Economist and writer and humorist and actor Ben Stein has filed suit against Kyocera Corp and advertising agency Seiter & Miller alleging that an agreement for him to appear in TV commercials was illegally breached because of his personal and political beliefs about global warming. Stein’s memorable jacket-and-tie deadpan persona has figured in numerous TV commercials and appearances. Not to mention his iconic turn in the movie Ferris Bueller’s Day Off. According to Stein’s suit, Grace Jao of Seiter & Miller in December 2010 contacted his agent Marcia Hurwitz of Innovative Artists about appearing in commercials for Kyocera printer products and about speaking at a company function. Over the course of about five weeks, the suit claims, the parties reached an agreement on all significant deal points including payment of Stein’s fee of $300,000 for shooting the commercials and for the speaking engagement. The circumstances led Hurwitz to believe the deal was done, the suit says, and Stein planned accordingly.
Early in February 2011 Jao contacted Hurwitz, the suit says, to inform the agent that questions had been raised over Stein’s beliefs about global warming and the environment and whether they were “sufficiently conventional and politically correct for Kyocera,” according to language in the suit. Hurwitz told Jao that as far as she was concerned the deal was done, the suit said, and Stein’s political and scientific views were not part of his contract for extolling the company’s printers. Stein told Hurwitz to inform the defendants that he was extremely concerned with environmental issues but he was no means certain that global warming was manmade. He also told her to inform the defendants that it was a matter of his religious beliefs that God and not man controlled the weather.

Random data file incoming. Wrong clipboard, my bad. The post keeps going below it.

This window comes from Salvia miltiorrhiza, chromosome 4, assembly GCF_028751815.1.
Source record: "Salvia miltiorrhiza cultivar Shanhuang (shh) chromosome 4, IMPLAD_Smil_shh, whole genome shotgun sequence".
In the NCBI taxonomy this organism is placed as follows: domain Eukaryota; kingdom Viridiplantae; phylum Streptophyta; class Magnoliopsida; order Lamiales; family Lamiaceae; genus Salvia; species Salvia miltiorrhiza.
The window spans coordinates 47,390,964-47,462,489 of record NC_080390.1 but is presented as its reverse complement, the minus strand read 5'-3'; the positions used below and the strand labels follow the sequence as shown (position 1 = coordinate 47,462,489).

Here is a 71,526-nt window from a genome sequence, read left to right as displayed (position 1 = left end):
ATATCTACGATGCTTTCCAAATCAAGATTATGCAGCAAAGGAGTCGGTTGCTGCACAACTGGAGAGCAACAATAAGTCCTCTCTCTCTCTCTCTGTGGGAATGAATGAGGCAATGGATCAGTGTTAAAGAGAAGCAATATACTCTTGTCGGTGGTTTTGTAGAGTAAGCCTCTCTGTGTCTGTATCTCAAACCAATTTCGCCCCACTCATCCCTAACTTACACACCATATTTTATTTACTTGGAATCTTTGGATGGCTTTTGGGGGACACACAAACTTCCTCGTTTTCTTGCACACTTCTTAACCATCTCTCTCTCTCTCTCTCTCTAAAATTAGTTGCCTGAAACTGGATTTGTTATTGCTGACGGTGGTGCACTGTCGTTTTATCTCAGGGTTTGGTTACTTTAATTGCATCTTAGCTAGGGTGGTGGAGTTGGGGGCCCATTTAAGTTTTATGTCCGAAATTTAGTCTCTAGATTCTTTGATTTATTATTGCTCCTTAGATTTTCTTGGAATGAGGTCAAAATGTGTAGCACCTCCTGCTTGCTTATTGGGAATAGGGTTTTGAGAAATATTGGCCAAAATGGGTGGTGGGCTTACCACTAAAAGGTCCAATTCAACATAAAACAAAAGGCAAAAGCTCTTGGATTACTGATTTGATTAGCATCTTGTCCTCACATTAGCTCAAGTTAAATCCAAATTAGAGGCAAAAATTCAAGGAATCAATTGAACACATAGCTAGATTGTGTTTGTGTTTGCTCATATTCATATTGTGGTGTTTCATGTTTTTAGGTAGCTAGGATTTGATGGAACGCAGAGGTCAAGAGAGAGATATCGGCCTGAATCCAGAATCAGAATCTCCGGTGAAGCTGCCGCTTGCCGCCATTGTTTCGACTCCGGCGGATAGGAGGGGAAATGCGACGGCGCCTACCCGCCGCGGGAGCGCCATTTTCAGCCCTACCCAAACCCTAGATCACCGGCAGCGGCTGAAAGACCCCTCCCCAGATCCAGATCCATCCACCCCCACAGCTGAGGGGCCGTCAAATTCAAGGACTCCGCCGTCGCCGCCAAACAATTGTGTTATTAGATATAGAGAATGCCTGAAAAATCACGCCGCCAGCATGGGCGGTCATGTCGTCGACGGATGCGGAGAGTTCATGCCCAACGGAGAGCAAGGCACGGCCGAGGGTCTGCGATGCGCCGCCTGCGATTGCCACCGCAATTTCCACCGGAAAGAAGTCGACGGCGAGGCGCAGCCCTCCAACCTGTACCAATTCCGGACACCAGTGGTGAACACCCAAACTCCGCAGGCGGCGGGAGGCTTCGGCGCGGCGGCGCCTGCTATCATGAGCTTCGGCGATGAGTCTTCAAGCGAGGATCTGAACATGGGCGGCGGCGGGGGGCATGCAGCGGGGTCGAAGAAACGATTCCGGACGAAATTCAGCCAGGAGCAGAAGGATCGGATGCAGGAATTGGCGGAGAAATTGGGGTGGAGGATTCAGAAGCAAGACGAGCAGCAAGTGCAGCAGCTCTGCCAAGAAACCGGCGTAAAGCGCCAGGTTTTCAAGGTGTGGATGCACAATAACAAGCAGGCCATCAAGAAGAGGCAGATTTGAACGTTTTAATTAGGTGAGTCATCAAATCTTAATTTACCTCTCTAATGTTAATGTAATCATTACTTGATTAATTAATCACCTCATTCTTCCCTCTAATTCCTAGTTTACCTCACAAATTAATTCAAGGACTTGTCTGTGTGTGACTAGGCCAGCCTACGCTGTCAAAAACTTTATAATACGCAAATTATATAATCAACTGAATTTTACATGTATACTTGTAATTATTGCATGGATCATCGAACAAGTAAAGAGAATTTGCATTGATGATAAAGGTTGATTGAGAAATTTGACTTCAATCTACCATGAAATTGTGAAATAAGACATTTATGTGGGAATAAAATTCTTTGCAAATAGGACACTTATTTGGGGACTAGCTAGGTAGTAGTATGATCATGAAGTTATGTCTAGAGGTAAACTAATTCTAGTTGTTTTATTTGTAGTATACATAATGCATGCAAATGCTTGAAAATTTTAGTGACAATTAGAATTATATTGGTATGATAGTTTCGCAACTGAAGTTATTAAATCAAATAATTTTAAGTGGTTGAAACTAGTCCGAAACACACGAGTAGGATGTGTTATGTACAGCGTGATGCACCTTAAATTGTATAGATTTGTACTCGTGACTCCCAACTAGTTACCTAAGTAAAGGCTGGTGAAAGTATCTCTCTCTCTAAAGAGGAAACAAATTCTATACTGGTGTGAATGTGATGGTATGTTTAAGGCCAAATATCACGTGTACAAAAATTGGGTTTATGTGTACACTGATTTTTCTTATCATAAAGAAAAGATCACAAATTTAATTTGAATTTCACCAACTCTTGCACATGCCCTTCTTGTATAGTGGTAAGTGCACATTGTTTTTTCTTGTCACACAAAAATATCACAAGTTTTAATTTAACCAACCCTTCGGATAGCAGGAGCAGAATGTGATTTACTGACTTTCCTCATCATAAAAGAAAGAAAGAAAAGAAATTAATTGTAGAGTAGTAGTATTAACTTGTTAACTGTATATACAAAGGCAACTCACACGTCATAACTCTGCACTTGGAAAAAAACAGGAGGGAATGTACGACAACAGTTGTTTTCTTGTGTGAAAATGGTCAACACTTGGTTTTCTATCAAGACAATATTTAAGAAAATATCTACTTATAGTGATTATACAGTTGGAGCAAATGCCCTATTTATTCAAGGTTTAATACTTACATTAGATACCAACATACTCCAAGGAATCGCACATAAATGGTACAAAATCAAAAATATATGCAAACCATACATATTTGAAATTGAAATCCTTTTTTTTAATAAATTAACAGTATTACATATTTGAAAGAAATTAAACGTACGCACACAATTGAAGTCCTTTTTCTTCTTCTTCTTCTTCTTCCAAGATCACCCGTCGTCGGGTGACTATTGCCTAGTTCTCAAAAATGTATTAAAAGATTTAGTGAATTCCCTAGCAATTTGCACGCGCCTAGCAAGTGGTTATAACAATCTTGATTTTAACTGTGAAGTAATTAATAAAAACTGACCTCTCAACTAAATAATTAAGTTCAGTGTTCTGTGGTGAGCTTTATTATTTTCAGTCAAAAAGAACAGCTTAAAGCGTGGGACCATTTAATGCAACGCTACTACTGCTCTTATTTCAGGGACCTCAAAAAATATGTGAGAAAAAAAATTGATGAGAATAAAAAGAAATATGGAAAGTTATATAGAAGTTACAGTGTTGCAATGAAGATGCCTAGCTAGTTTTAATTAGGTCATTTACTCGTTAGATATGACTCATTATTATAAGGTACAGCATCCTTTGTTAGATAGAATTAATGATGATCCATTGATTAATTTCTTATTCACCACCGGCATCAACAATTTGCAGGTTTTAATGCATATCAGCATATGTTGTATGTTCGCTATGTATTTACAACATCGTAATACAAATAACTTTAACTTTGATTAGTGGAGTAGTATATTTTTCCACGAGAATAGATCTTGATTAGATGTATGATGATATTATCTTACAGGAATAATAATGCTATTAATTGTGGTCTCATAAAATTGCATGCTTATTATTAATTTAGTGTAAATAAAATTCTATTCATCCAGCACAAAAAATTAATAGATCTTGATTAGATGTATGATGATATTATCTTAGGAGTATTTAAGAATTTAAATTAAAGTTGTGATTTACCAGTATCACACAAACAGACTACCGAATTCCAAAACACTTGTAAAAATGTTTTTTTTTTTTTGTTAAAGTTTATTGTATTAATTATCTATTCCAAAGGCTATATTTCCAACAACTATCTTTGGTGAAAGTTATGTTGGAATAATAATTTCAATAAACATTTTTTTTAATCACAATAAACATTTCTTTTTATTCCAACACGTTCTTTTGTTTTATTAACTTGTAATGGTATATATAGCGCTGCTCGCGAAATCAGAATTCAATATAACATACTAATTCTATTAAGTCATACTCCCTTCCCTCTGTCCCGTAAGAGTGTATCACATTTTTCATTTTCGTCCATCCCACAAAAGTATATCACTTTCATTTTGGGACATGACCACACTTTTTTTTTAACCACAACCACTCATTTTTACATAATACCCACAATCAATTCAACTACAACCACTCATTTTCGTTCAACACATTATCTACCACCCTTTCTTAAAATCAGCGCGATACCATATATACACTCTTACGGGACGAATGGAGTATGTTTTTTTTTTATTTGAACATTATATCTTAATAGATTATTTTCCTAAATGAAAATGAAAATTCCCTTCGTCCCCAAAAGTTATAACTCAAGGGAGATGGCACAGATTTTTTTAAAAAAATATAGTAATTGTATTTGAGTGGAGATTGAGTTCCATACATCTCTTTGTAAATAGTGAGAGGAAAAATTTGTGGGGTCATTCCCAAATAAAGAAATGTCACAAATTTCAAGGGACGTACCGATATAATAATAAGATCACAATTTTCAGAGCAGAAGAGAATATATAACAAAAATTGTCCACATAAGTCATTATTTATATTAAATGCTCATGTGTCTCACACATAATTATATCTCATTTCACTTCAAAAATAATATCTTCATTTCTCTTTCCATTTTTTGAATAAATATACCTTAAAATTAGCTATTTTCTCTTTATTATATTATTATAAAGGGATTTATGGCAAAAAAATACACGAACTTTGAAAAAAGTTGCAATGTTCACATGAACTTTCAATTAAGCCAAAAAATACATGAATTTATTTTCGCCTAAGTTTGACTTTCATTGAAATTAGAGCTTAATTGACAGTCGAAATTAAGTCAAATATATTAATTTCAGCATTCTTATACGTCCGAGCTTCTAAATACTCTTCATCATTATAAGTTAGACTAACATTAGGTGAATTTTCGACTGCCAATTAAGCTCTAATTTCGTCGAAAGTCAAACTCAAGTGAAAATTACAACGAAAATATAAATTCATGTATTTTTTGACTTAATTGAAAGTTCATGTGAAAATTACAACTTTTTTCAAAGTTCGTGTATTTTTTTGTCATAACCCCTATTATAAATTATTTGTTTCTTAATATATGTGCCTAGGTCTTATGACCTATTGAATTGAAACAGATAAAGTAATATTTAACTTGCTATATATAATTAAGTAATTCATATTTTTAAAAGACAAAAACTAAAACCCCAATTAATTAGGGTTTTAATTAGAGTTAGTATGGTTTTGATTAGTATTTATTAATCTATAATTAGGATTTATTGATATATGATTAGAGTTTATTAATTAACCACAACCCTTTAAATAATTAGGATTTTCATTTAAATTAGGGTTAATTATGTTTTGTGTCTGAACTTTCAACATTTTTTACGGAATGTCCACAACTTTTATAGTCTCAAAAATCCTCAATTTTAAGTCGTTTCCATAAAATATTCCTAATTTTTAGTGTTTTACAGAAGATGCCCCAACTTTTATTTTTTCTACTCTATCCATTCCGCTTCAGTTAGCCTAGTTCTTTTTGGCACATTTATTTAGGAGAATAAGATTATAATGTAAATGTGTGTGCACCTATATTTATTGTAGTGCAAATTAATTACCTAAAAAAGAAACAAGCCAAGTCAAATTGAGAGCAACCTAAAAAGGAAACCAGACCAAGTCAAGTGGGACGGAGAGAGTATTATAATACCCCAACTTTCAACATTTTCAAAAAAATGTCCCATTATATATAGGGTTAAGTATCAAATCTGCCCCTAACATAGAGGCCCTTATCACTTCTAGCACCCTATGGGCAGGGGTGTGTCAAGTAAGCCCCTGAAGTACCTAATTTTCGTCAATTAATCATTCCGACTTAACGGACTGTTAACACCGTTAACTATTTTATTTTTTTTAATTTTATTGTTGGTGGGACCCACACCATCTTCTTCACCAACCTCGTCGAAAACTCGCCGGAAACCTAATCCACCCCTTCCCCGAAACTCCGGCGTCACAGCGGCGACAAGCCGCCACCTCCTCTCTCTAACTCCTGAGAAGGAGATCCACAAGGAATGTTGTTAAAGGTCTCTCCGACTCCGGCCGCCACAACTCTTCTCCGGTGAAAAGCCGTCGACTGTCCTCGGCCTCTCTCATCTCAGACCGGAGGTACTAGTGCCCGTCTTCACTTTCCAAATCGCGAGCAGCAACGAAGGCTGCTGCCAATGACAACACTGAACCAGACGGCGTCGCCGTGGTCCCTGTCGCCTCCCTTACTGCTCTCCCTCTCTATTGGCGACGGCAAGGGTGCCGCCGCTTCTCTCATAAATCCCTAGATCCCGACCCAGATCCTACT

On February 16, 2011, Livingston Miller, president of the ad agency, informed Hurwitz via email that the agency had decided to “withdraw its offer” even though negotiations had resulted in an acceptance of the offer and other stipulations. The reason? According to the suit, because of “Ben’s official positions on various policy issues that appear on the web of which we have only lately become aware.” Kyocera and the agency Seiter & Miller then hired a Ben Stein lookalike, the suit alleges, and dressed him with a tie, sport jacket and glasses and brazenly misappropriated Stein’s public persona for commercials — thereby intentionally inflicting emotional distress on Stein.
In addition to breach of contract and breach of good faith and fair dealing, Stein’s suit charges Kyocera, Seiter & Miller and associated individuals of illegal religious discrimination and with wrongful discharge for political expression, which are illegal under California law. Stein seeks the sum of $300,000 for work he agreed to do, attorney fees and court costs and punitive damages.